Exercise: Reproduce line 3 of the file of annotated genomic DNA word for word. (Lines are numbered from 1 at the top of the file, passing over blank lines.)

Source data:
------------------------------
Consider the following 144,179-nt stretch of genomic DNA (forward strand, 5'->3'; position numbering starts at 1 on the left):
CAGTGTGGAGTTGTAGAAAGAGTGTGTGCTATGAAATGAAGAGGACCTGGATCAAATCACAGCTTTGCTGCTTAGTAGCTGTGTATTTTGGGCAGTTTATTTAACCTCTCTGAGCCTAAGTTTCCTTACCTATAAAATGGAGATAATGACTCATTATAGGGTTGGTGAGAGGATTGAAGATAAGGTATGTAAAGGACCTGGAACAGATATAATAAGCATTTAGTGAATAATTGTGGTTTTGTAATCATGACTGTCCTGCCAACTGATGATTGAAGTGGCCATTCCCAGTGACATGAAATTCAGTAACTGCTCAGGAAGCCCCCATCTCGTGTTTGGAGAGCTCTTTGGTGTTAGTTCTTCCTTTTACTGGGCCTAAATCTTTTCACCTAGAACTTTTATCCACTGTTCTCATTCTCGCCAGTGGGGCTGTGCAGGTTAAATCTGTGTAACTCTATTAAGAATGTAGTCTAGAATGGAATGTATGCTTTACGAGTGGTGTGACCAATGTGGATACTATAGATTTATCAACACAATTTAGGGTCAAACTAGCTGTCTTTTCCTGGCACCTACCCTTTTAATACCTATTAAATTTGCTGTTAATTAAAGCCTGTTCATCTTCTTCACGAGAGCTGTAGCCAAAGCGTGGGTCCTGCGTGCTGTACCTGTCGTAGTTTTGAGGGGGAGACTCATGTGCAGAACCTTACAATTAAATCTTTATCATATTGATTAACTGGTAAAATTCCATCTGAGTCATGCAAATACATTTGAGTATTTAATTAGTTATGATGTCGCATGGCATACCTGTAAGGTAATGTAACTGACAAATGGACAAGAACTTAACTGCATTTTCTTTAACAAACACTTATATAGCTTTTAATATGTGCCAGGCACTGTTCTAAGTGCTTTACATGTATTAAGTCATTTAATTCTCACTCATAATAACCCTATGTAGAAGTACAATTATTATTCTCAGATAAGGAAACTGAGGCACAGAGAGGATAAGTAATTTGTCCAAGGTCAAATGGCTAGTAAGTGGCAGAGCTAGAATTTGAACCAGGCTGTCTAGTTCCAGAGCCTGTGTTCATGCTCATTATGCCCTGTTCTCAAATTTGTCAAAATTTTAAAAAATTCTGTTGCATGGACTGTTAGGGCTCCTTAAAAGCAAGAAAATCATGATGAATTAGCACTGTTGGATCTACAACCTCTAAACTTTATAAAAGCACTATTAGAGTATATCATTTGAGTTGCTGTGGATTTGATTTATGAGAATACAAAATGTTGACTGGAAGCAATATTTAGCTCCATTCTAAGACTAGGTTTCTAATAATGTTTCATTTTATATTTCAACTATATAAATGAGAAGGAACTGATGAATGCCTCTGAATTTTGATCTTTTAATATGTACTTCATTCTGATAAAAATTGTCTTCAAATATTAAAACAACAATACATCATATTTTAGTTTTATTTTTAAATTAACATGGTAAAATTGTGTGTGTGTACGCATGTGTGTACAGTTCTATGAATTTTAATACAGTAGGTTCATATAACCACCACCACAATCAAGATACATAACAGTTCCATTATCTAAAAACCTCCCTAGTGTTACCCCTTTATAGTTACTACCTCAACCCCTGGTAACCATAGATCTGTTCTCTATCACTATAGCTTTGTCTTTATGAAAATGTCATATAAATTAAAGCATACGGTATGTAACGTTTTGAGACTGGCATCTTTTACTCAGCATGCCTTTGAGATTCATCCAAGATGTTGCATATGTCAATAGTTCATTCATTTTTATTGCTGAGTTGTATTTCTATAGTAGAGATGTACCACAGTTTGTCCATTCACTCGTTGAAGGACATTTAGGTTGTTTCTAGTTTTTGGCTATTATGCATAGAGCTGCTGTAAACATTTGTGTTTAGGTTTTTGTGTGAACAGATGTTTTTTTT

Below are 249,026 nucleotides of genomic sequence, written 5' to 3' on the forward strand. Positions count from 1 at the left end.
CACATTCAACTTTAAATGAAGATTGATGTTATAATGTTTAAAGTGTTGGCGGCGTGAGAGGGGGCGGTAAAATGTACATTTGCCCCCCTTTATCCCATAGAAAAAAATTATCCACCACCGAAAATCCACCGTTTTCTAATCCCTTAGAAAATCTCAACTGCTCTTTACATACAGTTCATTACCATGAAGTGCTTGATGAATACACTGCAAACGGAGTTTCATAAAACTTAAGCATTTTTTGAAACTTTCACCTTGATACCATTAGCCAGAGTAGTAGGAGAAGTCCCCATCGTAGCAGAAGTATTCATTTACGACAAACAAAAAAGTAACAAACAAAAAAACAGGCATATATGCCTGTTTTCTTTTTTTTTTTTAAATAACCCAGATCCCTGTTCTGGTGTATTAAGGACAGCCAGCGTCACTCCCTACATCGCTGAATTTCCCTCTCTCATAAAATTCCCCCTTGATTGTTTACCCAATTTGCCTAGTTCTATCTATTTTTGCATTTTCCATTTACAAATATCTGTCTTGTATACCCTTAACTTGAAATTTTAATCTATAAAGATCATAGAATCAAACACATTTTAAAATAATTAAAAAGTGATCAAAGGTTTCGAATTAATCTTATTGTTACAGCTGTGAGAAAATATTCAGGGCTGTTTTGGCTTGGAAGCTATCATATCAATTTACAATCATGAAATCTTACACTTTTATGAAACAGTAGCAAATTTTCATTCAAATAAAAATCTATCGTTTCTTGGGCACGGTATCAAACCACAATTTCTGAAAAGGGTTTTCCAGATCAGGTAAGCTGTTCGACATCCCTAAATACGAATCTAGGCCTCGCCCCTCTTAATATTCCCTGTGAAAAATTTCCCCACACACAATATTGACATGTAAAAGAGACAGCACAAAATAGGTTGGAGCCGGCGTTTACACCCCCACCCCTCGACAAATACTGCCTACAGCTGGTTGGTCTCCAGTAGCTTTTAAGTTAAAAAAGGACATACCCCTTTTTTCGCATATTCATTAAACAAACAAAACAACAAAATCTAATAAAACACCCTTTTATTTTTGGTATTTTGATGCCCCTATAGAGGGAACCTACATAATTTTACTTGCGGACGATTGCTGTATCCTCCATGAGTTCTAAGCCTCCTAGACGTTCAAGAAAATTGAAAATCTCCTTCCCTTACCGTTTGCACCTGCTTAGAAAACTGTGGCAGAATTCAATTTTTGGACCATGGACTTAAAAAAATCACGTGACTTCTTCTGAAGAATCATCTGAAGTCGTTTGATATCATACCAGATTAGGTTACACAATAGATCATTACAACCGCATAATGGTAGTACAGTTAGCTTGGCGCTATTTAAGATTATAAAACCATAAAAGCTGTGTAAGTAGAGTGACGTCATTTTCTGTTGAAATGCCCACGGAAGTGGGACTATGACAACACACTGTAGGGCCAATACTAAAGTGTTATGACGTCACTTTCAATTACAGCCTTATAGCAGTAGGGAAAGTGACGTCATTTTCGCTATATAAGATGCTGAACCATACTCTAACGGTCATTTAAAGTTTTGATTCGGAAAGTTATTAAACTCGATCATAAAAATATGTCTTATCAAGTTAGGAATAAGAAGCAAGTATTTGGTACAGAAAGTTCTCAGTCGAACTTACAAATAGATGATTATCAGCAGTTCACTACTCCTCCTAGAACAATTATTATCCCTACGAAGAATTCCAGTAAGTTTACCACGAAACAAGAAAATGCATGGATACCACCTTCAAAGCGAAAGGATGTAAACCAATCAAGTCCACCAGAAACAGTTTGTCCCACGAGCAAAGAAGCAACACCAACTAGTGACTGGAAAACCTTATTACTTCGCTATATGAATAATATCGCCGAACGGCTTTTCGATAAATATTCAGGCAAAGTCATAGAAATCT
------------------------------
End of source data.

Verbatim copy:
Below are 249,026 nucleotides of genomic sequence, written 5' to 3' on the forward strand. Positions count from 1 at the left end.